MDR-TB, defined as resistance to both isoniazid (INH) and rifampicin (RIF), is a worldwide problem and it is one of the greatest challenges facing public health, particularly in resource-poor settings where adequate diagnosis and treatment are often unavailable. MDR-TB reduces responses to standard short-course chemotherapy with first-line anti-TB drugs, leads to higher mortality and treatment failure rates, and increases the period of transmissibility of the disease resulting super-resistant strains have emerged. India ranks first out of the 22 countries with the highest burden of the disease. Unfortunately, sufficient information on the magnitude of MDR-TB in the country is largely unavailable at the root level.[10]

The prevalence of drug resistance TB is an important epidemiological indicator to assess the amount of transmission of resistant bacteria in the community, as the patients harboring resistant bacilli and remain infectious for a prolonged period and may be more likely to infect others.[4] Hence, there is a need to strengthen the surveillance for DR-TB to ensure continuous monitoring of the epidemiological profile of MDR-TB and XDR-TB. In India, it is difficult to determine the exact magnitude of the problem of DR-TB as the majority of the laboratories providing services for microscopic diagnosis of TB, and there are only a limited number of laboratories capable of conducting quality assured the first-line and second-line drug susceptibility testing (DST) in India.[11]

  Types of Drug Resistance Top

Drug resistance may be of two types as follows: primary and acquired. Primary drug resistance may be defined as drug resistance in a patient who has not received any anti-tubercular treatment in the past. The resistance that develops in a patient who has received prior chemotherapy is defined as acquired drug resistance. Recently, the terms “resistance in new cases” and “resistance in previously treated cases” have been proposed for use because of the difficulty to confirm the validity of the patients' history of treatment. Combined resistance is defined as sums of primary and acquired resistance.[12]

The transmission of DR-TB strains is increasing and playing an important role in emergence of MDR-TB. However, from the available data, it is not feasible to comment on the trend of MDR among new TB cases. The proportion of previously treated cases with MDR-TB varied from 8% to 67%; although, these studies have been conducted in different locations, which indicate an increasing trend of MDR among previously treated cases over the period.[12],[13]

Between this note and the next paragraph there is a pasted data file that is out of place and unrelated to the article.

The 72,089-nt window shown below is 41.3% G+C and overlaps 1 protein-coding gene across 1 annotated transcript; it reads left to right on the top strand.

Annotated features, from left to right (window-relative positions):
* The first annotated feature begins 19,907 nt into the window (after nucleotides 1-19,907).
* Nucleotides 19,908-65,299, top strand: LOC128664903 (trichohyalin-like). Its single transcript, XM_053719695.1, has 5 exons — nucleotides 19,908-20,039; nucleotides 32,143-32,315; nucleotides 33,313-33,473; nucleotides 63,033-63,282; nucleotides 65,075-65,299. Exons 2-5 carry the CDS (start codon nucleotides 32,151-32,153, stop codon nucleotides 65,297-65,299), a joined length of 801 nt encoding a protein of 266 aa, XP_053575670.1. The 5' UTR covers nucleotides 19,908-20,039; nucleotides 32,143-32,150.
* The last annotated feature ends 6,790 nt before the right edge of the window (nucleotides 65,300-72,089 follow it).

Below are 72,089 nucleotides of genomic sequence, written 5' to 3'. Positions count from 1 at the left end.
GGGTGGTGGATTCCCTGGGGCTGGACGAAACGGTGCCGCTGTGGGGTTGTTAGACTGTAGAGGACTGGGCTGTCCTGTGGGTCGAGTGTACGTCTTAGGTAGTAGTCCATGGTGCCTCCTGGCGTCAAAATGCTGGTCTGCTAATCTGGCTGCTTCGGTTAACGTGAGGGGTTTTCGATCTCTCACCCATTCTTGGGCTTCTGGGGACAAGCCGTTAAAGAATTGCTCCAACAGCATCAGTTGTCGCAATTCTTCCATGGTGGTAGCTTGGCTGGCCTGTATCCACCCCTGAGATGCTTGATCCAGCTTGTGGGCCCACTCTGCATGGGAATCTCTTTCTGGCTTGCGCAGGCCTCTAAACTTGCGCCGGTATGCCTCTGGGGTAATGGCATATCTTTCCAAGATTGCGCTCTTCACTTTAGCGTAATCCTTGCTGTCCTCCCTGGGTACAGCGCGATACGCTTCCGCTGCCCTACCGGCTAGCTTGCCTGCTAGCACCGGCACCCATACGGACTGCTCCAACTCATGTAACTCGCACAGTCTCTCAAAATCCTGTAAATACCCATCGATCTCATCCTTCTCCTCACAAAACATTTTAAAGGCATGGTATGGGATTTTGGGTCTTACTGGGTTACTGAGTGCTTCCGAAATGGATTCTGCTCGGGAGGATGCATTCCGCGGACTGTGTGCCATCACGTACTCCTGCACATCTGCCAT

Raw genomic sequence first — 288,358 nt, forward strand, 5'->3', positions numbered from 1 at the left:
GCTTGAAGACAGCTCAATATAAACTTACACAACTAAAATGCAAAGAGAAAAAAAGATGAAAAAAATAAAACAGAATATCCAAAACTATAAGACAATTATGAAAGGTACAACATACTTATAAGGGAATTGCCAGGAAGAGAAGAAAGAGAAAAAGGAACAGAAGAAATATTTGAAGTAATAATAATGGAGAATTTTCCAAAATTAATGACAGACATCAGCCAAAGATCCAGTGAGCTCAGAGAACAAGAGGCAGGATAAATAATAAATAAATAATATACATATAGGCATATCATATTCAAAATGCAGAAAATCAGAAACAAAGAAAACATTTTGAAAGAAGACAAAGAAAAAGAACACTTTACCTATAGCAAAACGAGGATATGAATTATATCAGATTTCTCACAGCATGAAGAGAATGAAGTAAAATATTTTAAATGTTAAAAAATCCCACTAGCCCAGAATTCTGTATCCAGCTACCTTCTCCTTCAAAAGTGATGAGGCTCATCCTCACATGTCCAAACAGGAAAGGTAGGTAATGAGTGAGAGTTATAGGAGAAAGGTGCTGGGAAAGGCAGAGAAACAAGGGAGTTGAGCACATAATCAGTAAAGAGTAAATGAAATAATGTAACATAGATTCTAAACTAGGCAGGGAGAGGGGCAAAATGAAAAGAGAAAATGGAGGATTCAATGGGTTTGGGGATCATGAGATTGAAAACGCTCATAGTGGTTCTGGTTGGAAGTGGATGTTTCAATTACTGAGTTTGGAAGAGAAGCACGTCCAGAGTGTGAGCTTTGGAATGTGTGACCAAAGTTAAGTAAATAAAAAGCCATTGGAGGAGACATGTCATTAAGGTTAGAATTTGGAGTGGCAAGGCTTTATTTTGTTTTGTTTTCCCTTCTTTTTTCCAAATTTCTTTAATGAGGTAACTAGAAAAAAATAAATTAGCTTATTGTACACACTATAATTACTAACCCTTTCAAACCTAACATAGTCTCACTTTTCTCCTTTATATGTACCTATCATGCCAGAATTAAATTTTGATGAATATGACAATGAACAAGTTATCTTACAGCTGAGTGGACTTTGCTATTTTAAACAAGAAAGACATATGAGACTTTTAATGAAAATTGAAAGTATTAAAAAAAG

MDR and XDR-TB are serious forms, and the management of MDR-TB is difficult, much expensive, challenging, and leads to therapeutic failures. Not only that MDR-TB is a potential threat to control of TB but also it is full of challenges starting from diagnosis to treatment, drug delivery.[13]

The emergence of DR TB has become a major public health concern in India. This situation is worsened by the appearance of MDR-TB strains of Mycobacterium tuberculosis; therefore, we have reviewed the studies/information available in the public domain and data from various indexed research papers and attempt to provide an overview of epidemiology in MDR-TB. Simultaneously, we have reviewed current knowledge in the management of MDR-TB and relative frequency of transmission of MDR-TB in North India to elaborate on prospects of control of the disease in the future.


The present review is based on the Medline search performed using the keywords TB, DR-TB, MDR-TB, XDR-TB, and XXDR-TB covering the period up to December 2016 including the morbidity and mortality, annual report of the Revised National TB Control Programme (RNTCP) was searched from 2009 to the 2016 on MDR-TB and XDR-TB. The articles identified on the basis of epidemiology, prevalence, incidence, risk of infection, sources and causes, outcome of DR-TB, and management of the MDR-TB/XDR-TB, including disease prevention and control, improved diagnostic tools and new drugs regimens and HIV seropositivity in TB cases and MDR-TB among new and previously treated TB cases. A total of 11 studies on MDR-TB in North India among the new cases of TB, previously treated cases and annual status report of RNTCP-TB India from 2009 to 2015 and the WHO updates were included in the present review study.

  Epidemiology of Multidrug-Resistant Tuberculosis Top


In a population of M. tuberculosis, random mutation that results in resistance to anti-tubercular drugs occurs at a relatively low frequency. Clinically, significant drug resistance in TB can develop during anti-TB treatment (acquired resistance). Anti-TB drugs impose selection pressure in a population of M. tuberculosis in which resistant mutants gradually outnumber susceptible bacilli and emerge as the dominant strains. Monotherapy of TB resulting in emergence of resistance to the drug was noted since 1940s when streptomycin (SM) was used alone in the treatment of the disease. Para-aminosalicylic acid (PAS) and subsequently INH were incorporated into the drug regimen to prevent the development of SM resistance. Once resistant bacillary strains emerge during treatment, these could be transmitted in a community. Those who are infected with drug-resistant strains may develop DR-TB before treatment (primary resistance).[14]